Transcript for Mexico sees record levels of violence this year
And we turn now to an ABC news investigation tonight. We have been reporting here on the increasing violence south of the border in Mexico, several Americans, members of that Mormon family, killed. But tonight, another troubling portrait here. Families in Mexico, parents, mothers, looking for their missing children, but getting no help. ABC's Dan Harris and what he found. Reporter: Mexico is at war. Violence has reached record levels this year. Inside that cooler, we're told there is a hman head. Drug cartels waging open gun battles in the streets. Killing nine Americans just last month. Mothers and children from a Mormon family living there for decades. By conservative estimates, there are 40,000 missing people in Mexico. Lucy Diaz was leading a comfortable life. That all changed one night in June of 2013. I knowhat he was kidnapped, but so far, that's all I know. Reporter: At the time, her 29-year-old son, Luis, was working as a popular deejay in the city of veracruz. Last year, a potentially huge break in the case. The police found Luis's motorcycle and the individual who was riding the stolen bike. Did you bring him in, at least, to interrogate him? And they said, "Not yet." Reporter: And do you think it's laziness? No, I think it's corruption. Reporter: Lucy has now organized hundreds of other mothers who are also desperaly searching for their children here in veracruz. Just ten miles from this dump, over 300 bodies were exhumed at a mass grave. This is a skill you've developed now, to be able to smell for dead bodies? Yeah, yeah. Reporter: But isn't it the job of the police to investigate crimes and find bodies? It is. It is. But this is Mexico. Reporter: Karla quintana is the national commissioner in charge of searching for the disappeared. How have we gotten to the point in this country where it's mothers who have to bear the injury of losing their children and then have to endure the insult of being forced to go then do the searches themselves? Well, I think it's because the government, they don't care much about who has been disappeared. Reporter: So, essentially, in this country, you can kill somebody, bury them in a shallow grave and get away with it? Well, I'm a public servant, but I would have to say yes. That is a stunning acknowledgement tonight. I know you also pressed the Mexican president on this. Reporter: At a live, nationally televised press conference, I asked him, will you help Lucy Diaz, and he said yes, in front of the whole country. Nine months later, tonight, Lucy says she has not received so much as a phone call. This is an overwhelming problem, Dan, thank you.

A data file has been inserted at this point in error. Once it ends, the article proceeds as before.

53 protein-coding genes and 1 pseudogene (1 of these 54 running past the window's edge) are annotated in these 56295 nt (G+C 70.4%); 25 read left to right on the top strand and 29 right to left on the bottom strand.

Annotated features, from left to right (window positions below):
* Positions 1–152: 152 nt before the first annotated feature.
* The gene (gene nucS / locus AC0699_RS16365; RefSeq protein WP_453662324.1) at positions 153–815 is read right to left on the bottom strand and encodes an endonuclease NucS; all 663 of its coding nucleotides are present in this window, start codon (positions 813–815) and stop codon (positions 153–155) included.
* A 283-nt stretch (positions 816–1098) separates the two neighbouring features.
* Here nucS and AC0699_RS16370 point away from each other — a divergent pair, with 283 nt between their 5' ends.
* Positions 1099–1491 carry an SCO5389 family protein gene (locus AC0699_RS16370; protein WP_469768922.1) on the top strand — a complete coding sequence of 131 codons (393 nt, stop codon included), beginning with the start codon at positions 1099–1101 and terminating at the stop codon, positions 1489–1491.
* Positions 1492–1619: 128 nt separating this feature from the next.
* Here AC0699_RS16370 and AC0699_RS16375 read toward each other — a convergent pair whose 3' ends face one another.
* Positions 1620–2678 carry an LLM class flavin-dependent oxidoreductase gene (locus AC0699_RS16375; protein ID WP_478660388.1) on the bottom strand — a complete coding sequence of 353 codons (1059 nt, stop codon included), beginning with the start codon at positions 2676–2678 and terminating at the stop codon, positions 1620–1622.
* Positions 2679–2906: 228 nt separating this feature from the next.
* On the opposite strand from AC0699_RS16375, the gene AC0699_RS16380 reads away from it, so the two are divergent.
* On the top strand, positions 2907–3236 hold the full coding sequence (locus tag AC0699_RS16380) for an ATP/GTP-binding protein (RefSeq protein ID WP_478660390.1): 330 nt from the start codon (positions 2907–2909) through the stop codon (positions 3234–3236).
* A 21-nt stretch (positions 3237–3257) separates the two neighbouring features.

This transcript has been automatically generated and may not be 100% accurate.